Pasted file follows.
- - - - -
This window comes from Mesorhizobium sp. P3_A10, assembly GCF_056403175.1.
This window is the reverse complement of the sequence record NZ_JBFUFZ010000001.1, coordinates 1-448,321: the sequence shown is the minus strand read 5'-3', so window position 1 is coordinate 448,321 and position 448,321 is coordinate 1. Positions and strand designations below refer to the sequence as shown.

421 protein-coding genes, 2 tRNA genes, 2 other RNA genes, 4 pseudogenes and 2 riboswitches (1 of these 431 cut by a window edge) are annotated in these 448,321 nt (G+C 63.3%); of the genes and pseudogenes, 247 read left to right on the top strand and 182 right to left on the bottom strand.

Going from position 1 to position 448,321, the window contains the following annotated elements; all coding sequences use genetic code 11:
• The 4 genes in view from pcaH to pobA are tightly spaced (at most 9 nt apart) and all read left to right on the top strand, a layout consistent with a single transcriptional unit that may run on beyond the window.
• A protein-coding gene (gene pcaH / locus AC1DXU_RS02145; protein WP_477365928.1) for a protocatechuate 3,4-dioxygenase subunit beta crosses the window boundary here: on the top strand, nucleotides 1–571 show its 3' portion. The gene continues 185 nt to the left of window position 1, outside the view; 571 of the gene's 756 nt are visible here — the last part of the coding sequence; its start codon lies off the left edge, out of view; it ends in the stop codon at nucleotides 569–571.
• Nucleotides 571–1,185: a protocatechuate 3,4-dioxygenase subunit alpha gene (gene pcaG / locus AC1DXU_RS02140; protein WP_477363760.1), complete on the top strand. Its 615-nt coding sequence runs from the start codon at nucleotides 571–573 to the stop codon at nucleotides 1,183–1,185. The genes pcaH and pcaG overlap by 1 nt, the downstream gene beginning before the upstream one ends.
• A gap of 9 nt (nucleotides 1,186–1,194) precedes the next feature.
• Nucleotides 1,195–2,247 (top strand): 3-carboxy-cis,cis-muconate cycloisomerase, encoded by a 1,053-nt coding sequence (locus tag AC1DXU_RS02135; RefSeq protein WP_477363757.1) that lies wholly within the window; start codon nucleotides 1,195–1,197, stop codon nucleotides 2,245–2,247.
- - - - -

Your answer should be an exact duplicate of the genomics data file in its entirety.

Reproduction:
This window comes from Mesorhizobium sp. P3_A10, assembly GCF_056403175.1.
This window is the reverse complement of the sequence record NZ_JBFUFZ010000001.1, coordinates 1-448,321: the sequence shown is the minus strand read 5'-3', so window position 1 is coordinate 448,321 and position 448,321 is coordinate 1. Positions and strand designations below refer to the sequence as shown.

421 protein-coding genes, 2 tRNA genes, 2 other RNA genes, 4 pseudogenes and 2 riboswitches (1 of these 431 cut by a window edge) are annotated in these 448,321 nt (G+C 63.3%); of the genes and pseudogenes, 247 read left to right on the top strand and 182 right to left on the bottom strand.

Going from position 1 to position 448,321, the window contains the following annotated elements; all coding sequences use genetic code 11:
• The 4 genes in view from pcaH to pobA are tightly spaced (at most 9 nt apart) and all read left to right on the top strand, a layout consistent with a single transcriptional unit that may run on beyond the window.
• A protein-coding gene (gene pcaH / locus AC1DXU_RS02145; protein WP_477365928.1) for a protocatechuate 3,4-dioxygenase subunit beta crosses the window boundary here: on the top strand, nucleotides 1–571 show its 3' portion. The gene continues 185 nt to the left of window position 1, outside the view; 571 of the gene's 756 nt are visible here — the last part of the coding sequence; its start codon lies off the left edge, out of view; it ends in the stop codon at nucleotides 569–571.
• Nucleotides 571–1,185: a protocatechuate 3,4-dioxygenase subunit alpha gene (gene pcaG / locus AC1DXU_RS02140; protein WP_477363760.1), complete on the top strand. Its 615-nt coding sequence runs from the start codon at nucleotides 571–573 to the stop codon at nucleotides 1,183–1,185. The genes pcaH and pcaG overlap by 1 nt, the downstream gene beginning before the upstream one ends.
• A gap of 9 nt (nucleotides 1,186–1,194) precedes the next feature.
• Nucleotides 1,195–2,247 (top strand): 3-carboxy-cis,cis-muconate cycloisomerase, encoded by a 1,053-nt coding sequence (locus tag AC1DXU_RS02135; RefSeq protein WP_477363757.1) that lies wholly within the window; start codon nucleotides 1,195–1,197, stop codon nucleotides 2,245–2,247.